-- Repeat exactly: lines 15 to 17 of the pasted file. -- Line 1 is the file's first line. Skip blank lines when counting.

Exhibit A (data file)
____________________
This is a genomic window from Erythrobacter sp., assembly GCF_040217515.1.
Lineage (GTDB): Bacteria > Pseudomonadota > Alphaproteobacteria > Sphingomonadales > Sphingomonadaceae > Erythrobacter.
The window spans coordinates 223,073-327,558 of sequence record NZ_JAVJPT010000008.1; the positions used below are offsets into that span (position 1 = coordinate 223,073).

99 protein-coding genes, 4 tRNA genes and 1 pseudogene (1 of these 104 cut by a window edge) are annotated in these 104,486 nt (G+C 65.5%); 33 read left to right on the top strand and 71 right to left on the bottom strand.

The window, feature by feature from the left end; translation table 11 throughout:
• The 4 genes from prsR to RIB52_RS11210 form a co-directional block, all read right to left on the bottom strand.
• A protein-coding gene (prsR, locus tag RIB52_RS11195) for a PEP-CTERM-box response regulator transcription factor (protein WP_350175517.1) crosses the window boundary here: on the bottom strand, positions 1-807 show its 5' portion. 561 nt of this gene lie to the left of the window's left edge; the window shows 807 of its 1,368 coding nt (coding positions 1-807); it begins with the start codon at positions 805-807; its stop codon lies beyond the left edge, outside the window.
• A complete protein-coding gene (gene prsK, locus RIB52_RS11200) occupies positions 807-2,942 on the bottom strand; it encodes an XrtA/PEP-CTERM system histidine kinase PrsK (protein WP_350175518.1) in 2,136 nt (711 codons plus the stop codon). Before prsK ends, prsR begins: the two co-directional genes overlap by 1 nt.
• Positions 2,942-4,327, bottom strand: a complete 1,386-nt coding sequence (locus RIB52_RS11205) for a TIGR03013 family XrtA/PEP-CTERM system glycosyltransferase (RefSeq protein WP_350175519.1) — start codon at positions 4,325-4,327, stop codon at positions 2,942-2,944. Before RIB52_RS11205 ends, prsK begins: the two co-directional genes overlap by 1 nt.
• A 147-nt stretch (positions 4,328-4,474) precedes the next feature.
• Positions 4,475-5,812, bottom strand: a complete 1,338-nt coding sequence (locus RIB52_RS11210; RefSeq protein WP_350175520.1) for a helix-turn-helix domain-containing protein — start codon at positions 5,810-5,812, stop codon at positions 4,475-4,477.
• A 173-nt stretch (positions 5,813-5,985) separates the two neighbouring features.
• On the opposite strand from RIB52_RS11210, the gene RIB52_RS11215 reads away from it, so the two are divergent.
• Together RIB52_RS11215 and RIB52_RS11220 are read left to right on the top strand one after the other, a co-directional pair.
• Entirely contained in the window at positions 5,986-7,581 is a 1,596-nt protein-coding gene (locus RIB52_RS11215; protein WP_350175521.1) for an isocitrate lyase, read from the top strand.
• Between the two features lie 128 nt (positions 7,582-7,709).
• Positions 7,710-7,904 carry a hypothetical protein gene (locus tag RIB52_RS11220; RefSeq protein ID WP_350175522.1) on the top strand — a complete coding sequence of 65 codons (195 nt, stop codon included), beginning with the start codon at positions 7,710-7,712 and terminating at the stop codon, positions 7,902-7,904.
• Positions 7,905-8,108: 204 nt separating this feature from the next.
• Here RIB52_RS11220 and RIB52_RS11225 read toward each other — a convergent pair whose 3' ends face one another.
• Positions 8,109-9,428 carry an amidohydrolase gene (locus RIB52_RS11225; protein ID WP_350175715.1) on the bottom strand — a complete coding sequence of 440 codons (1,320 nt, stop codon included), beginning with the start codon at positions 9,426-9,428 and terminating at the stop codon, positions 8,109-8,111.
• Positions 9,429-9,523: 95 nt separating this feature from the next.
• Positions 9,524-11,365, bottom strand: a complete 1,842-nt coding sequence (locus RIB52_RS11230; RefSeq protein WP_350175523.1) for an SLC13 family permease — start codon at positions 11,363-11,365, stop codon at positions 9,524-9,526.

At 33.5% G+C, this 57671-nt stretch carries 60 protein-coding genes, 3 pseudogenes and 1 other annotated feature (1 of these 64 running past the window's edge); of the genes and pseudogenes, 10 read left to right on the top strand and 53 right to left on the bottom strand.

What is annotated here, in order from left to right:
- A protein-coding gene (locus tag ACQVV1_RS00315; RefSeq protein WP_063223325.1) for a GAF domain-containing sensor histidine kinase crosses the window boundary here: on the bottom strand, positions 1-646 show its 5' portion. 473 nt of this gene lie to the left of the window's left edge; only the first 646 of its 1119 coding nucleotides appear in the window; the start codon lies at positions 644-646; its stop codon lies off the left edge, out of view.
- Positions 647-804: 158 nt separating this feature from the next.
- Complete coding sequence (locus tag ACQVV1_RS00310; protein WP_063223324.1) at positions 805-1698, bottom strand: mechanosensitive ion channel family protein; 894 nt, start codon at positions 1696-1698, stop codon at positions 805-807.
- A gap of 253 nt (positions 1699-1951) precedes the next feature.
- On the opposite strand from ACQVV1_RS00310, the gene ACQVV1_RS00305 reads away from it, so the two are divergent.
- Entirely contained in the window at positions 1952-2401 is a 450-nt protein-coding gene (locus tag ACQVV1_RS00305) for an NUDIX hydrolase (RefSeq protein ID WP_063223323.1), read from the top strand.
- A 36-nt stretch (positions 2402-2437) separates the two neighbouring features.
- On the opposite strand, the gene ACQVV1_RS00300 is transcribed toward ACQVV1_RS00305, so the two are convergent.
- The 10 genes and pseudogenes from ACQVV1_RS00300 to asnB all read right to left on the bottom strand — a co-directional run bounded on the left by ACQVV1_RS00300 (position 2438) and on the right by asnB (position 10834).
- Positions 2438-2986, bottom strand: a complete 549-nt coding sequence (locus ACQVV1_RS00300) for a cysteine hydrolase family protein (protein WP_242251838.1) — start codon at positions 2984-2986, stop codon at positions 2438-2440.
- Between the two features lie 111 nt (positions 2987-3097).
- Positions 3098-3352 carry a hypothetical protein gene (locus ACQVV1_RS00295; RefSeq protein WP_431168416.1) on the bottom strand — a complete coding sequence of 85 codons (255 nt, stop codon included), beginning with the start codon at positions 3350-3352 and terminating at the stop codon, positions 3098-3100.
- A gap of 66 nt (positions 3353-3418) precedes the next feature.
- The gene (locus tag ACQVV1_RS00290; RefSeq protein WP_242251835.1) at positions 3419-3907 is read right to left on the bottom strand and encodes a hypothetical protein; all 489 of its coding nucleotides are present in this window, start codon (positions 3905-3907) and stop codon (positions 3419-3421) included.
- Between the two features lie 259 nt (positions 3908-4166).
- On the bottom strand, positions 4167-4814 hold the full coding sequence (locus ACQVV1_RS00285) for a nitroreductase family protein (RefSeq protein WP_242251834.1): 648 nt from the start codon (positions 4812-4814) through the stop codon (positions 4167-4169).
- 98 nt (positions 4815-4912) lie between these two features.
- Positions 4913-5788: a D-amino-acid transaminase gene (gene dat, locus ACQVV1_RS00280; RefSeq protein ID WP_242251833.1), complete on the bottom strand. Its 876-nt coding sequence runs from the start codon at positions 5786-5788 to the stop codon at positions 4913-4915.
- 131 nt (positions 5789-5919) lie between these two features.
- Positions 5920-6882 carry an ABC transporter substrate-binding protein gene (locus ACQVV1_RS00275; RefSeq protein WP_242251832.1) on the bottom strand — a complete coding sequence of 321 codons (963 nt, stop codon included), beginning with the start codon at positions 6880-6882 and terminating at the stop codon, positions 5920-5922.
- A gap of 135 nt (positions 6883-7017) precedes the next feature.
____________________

• Entirely contained in the window at positions 5,986-7,581 is a 1,596-nt protein-coding gene (locus RIB52_RS11215; protein WP_350175521.1) for an isocitrate lyase, read from the top strand.
• Between the two features lie 128 nt (positions 7,582-7,709).
• Positions 7,710-7,904 carry a hypothetical protein gene (locus tag RIB52_RS11220; RefSeq protein ID WP_350175522.1) on the top strand — a complete coding sequence of 65 codons (195 nt, stop codon included), beginning with the start codon at positions 7,710-7,712 and terminating at the stop codon, positions 7,902-7,904.